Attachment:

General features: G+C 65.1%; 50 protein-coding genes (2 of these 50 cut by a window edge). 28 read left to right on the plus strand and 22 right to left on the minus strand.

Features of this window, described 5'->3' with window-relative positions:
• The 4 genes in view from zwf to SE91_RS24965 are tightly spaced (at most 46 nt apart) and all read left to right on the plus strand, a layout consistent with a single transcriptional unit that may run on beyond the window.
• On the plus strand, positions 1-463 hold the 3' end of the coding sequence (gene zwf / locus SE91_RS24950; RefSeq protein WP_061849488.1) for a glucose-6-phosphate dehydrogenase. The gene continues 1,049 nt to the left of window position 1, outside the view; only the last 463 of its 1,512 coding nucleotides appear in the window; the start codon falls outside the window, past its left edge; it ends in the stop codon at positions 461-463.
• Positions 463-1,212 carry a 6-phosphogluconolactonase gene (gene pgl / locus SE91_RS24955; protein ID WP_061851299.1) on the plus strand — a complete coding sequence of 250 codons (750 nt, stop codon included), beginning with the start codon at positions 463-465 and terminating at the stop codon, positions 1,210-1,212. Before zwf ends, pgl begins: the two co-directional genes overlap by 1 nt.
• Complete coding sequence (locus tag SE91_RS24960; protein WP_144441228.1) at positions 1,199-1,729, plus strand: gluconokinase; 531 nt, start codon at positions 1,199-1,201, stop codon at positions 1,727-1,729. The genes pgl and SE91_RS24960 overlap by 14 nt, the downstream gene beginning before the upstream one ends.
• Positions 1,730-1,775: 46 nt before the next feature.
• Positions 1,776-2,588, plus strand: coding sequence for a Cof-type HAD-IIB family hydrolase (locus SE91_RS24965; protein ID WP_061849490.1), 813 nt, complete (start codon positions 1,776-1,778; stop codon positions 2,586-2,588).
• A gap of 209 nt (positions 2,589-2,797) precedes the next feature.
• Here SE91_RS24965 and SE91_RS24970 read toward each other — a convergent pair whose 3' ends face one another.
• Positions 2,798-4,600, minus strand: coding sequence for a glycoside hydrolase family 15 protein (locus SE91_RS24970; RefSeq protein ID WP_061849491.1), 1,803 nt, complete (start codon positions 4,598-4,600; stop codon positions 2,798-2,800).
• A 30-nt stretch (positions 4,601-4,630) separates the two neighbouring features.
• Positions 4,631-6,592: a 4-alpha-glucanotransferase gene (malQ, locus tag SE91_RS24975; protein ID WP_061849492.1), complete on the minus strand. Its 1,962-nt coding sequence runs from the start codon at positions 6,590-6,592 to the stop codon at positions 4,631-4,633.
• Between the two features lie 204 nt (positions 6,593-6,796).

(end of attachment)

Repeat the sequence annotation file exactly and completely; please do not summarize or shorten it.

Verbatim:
General features: G+C 65.1%; 50 protein-coding genes (2 of these 50 cut by a window edge). 28 read left to right on the plus strand and 22 right to left on the minus strand.

Features of this window, described 5'->3' with window-relative positions:
• The 4 genes in view from zwf to SE91_RS24965 are tightly spaced (at most 46 nt apart) and all read left to right on the plus strand, a layout consistent with a single transcriptional unit that may run on beyond the window.
• On the plus strand, positions 1-463 hold the 3' end of the coding sequence (gene zwf / locus SE91_RS24950; RefSeq protein WP_061849488.1) for a glucose-6-phosphate dehydrogenase. The gene continues 1,049 nt to the left of window position 1, outside the view; only the last 463 of its 1,512 coding nucleotides appear in the window; the start codon falls outside the window, past its left edge; it ends in the stop codon at positions 461-463.
• Positions 463-1,212 carry a 6-phosphogluconolactonase gene (gene pgl / locus SE91_RS24955; protein ID WP_061851299.1) on the plus strand — a complete coding sequence of 250 codons (750 nt, stop codon included), beginning with the start codon at positions 463-465 and terminating at the stop codon, positions 1,210-1,212. Before zwf ends, pgl begins: the two co-directional genes overlap by 1 nt.
• Complete coding sequence (locus tag SE91_RS24960; protein WP_144441228.1) at positions 1,199-1,729, plus strand: gluconokinase; 531 nt, start codon at positions 1,199-1,201, stop codon at positions 1,727-1,729. The genes pgl and SE91_RS24960 overlap by 14 nt, the downstream gene beginning before the upstream one ends.
• Positions 1,730-1,775: 46 nt before the next feature.
• Positions 1,776-2,588, plus strand: coding sequence for a Cof-type HAD-IIB family hydrolase (locus SE91_RS24965; protein ID WP_061849490.1), 813 nt, complete (start codon positions 1,776-1,778; stop codon positions 2,586-2,588).
• A gap of 209 nt (positions 2,589-2,797) precedes the next feature.
• Here SE91_RS24965 and SE91_RS24970 read toward each other — a convergent pair whose 3' ends face one another.
• Positions 2,798-4,600, minus strand: coding sequence for a glycoside hydrolase family 15 protein (locus SE91_RS24970; RefSeq protein ID WP_061849491.1), 1,803 nt, complete (start codon positions 4,598-4,600; stop codon positions 2,798-2,800).
• A 30-nt stretch (positions 4,601-4,630) separates the two neighbouring features.
• Positions 4,631-6,592: a 4-alpha-glucanotransferase gene (malQ, locus tag SE91_RS24975; protein ID WP_061849492.1), complete on the minus strand. Its 1,962-nt coding sequence runs from the start codon at positions 6,590-6,592 to the stop codon at positions 4,631-4,633.
• Between the two features lie 204 nt (positions 6,593-6,796).